Is this heaven?

It was the night of February 28 – March 1 when I had been up all night the day before with an acute case of pancreatitis that I had this dream about heaven. It was, at least, a dream about a place where Jesus was present along with lots of people who loved him. You can decide if it sounds like heaven to you.

I was in the hospital for what would become the first of seven nights when I received this gift to comfort me in the midst of pain. The pain had quieted enough for me to sleep, which was something I hadn’t experienced for a few nights.

Being able to remember the details of a dream and to be buoyed emotionally by that memory are unusual for me. Like most folks I tend to dream various themes related to daily activities or past experiences that are quickly forgotten once I am awakened. This was different.

The dream began in a car. I was traveling with a few friends. Some I hadn’t seen in years and others I knew quiet well. That was typical of a Facebook-enriched subconscious mind. We were driving a bit too fast going south on Briarcliff Road in northeast Atlanta. As we turned left onto E. Ponce de Leon Avenue, we lost control and in a flash we were traveling in a hovercraft and making our approach into a welcome center port that reminded me of the entrance to an Epcot Center exhibit of the 1980s. We climbed out and were greeted by very deeply pleasant people of varying ages. You can tell when people are authentically happy by their eyes and demeanor. They were fully present with us. They directed us toward a portion of the expansive lobby that was a bit more narrow and featured window displays and exhibits of food, clothing and vehicles. I sensed that I should pay attention to these exhibits for future selections. I didn’t notice what people were wearing as I was so drawn to their faces and expressions of peace and wholeness – what we often call shalom.

Shortly, then, I walked outside to a beautiful sunlit sky and people in all directions as far as I could see. Everyone was walking and talking. And as I passed by there was a smile and a nod. Some of the people I passed I felt that I knew or had some connection with. I noticed one friend and went over to greet him. I observed that nobody was alone. There were some folks walking and some sitting, but nobody sat alone.

Occasionally, I caught the brief flash and gleam of another hovercraft landing near the entrance of the cave structure. And there were storefronts scattered along the way. I couldn’t tell if they were bakeries or coffee shops, but there were many one-story buildings and people walking in and out in random patterns.

Also, there was an unmistakable buzz. Something was about to happen. Jesus was on his way to speak to everyone. The buzz was one of familiarity. His appearance was not being anticipated with fear or uncertainty, but with a positive energy, like a friend saying, “This is going to be so good!”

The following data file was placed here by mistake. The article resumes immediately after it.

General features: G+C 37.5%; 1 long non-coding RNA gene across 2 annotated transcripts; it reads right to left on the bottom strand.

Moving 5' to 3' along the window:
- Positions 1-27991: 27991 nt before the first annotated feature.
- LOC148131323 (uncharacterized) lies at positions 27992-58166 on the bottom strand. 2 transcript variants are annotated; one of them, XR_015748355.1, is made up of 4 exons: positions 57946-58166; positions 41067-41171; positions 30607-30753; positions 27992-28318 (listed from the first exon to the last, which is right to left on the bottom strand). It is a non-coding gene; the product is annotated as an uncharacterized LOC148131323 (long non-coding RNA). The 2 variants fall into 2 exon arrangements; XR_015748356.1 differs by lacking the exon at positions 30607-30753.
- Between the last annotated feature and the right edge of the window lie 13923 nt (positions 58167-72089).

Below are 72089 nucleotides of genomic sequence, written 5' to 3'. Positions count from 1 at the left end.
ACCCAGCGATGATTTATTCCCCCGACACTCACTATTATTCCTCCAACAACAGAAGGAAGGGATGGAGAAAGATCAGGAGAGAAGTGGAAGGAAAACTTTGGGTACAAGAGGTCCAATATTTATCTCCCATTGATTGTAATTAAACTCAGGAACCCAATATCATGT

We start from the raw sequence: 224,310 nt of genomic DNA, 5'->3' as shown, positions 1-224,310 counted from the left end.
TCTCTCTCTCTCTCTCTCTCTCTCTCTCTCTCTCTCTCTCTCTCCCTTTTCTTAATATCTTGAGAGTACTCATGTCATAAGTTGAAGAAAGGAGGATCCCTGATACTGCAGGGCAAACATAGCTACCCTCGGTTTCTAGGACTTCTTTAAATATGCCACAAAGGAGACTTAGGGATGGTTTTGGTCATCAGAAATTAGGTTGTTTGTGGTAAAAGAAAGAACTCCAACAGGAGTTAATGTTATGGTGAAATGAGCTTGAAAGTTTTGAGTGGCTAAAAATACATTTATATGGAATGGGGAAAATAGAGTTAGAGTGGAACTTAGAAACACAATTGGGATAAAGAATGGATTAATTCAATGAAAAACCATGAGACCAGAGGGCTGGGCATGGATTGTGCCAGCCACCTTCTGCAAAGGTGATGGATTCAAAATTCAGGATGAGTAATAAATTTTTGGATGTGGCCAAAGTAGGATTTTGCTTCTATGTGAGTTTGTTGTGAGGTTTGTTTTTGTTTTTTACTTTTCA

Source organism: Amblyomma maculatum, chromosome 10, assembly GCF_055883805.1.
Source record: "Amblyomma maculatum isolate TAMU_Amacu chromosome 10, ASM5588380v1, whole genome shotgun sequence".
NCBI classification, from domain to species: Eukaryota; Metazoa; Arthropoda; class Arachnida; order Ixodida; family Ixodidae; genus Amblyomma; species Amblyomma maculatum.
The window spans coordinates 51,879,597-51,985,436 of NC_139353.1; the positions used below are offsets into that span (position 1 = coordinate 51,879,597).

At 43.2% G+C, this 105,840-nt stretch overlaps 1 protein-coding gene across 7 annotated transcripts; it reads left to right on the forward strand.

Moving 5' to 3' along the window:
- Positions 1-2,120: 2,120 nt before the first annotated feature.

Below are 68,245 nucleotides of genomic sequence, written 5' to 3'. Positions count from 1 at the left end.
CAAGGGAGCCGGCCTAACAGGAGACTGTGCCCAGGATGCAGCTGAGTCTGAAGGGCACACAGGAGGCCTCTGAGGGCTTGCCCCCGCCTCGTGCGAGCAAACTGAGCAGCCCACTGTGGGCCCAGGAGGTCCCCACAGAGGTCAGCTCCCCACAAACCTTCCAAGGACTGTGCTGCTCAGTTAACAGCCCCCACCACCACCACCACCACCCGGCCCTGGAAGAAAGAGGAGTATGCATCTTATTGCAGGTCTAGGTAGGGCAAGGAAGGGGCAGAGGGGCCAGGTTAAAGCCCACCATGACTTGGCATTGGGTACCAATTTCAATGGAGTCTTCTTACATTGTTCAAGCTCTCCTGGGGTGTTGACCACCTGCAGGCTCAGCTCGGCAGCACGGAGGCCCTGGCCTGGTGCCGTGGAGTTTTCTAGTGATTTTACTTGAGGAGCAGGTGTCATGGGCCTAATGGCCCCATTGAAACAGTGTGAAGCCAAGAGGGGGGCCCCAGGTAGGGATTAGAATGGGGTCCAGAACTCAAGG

I had never been in a place or atmosphere like this. It was new, but I felt completely at home and relaxed. Everyone was so happy to be here. Everyone.

That’s when it began to dawn on me that this must be a vision of heaven. Where else would it be?

  1. Everyone happy to be there.
  2. Nobody was alone.
  3. Folks couldn’t wait to see Jesus.


A few takeaways from “In the Name of Jesus” by Henri Nouwen

I read this book over a year ago and some of the themes raised by Nouwen are still resonating with me. Here are a few:

Reflections on Christian Leadership based upon a lecture he gave in Washington DC in the mid 1980s on The Future of Christian Leadership.
Reflections on Christian Leadership based upon a lecture he gave in Washington DC in the mid 1980s on The Future of Christian Leadership.

1. The Temptation: To Be Spectacular. What are ways that I try to do things individualistically? Most everything — around the house; with my health. Instead of asking for help, I tend to say, “I’ve got this.” Why do I hesitate to ask for help? Am I afraid to expose my weakness? Fear of confessing my sin? Instead, we try to show strength, think big, pray big, so that we can become big. I don’t recall “blessed are those who think big for they will become big.” Instead Nouwen calls leaders to listen to Jesus who said, “Feed My Sheep” and to live lives of confession and forgiveness.

2. Henri shows profound insight to the challenges that pastors, ministers and church leaders face: “What if my people [congregation] really knew how I feel?”

He wrote, “When ministers and priests live their ministry mostly in their heads and relate to the Gospel as a set of valuable ideas to be announced, the body quickly takes revenge by screaming loudly for affection and intimacy. Christian leaders are called to live the Incarnation, that is, to live in the body, not only their own bodies, but also in the corporate body of the community, and to discover there the presence of the Holy Spirit.” (pp. 67-68)